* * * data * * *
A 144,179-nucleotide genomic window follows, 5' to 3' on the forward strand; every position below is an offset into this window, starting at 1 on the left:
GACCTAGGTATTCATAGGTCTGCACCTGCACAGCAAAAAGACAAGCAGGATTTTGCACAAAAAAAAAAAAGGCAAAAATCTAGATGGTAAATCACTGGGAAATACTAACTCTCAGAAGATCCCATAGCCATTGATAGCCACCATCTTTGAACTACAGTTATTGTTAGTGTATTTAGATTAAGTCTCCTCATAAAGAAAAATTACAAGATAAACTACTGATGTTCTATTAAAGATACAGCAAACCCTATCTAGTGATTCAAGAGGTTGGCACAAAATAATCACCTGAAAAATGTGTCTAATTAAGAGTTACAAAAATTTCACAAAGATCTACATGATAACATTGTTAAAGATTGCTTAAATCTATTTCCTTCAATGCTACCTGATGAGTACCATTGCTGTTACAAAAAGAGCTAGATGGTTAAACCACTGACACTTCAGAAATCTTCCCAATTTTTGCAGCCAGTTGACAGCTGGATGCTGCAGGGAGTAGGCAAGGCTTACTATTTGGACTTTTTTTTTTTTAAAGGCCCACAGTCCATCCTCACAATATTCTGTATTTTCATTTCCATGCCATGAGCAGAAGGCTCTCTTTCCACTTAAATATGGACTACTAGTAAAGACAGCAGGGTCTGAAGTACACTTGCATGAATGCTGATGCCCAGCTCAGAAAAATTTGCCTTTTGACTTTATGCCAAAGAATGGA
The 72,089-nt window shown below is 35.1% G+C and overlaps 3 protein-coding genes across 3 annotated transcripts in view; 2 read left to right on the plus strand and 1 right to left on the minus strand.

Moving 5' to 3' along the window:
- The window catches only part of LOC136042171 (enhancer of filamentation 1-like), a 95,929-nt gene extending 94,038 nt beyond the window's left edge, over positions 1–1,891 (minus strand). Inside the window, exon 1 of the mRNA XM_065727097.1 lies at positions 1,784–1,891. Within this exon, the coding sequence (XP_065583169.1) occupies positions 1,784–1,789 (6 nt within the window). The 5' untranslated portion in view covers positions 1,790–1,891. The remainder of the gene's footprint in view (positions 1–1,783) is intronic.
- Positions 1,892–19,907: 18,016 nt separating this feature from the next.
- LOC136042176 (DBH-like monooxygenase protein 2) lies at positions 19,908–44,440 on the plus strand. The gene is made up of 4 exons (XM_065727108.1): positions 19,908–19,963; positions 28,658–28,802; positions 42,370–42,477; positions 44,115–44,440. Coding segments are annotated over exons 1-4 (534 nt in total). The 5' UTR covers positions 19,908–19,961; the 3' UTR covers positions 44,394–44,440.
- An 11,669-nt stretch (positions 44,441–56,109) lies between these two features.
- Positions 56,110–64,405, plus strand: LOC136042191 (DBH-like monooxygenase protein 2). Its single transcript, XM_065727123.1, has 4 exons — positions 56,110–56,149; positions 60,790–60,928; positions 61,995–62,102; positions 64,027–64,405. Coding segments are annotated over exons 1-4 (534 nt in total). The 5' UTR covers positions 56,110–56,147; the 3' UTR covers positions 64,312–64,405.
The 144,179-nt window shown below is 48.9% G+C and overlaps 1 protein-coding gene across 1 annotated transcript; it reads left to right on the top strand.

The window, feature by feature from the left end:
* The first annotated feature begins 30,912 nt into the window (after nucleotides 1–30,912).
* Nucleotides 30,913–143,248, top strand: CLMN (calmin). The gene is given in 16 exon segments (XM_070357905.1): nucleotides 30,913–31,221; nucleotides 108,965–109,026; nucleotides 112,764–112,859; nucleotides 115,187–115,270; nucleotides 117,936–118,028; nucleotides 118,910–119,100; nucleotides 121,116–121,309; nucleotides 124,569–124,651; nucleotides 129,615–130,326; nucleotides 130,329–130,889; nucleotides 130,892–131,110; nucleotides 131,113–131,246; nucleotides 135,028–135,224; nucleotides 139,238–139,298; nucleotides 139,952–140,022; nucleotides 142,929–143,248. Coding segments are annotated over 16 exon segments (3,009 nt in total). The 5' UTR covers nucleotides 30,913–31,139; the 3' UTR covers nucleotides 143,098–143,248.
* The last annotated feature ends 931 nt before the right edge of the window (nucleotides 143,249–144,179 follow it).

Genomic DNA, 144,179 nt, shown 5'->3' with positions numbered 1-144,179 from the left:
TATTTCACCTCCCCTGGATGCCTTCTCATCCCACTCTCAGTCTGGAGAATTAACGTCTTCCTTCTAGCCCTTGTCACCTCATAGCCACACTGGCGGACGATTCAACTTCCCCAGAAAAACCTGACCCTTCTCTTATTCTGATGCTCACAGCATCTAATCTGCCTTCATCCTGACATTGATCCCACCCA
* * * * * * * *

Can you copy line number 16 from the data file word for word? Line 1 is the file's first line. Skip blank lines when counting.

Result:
TATTTCACCTCCCCTGGATGCCTTCTCATCCCACTCTCAGTCTGGAGAATTAACGTCTTCCTTCTAGCCCTTGTCACCTCATAGCCACACTGGCGGACGATTCAACTTCCCCAGAAAAACCTGACCCTTCTCTTATTCTGATGCTCACAGCATCTAATCTGCCTTCATCCTGACATTGATCCCACCCA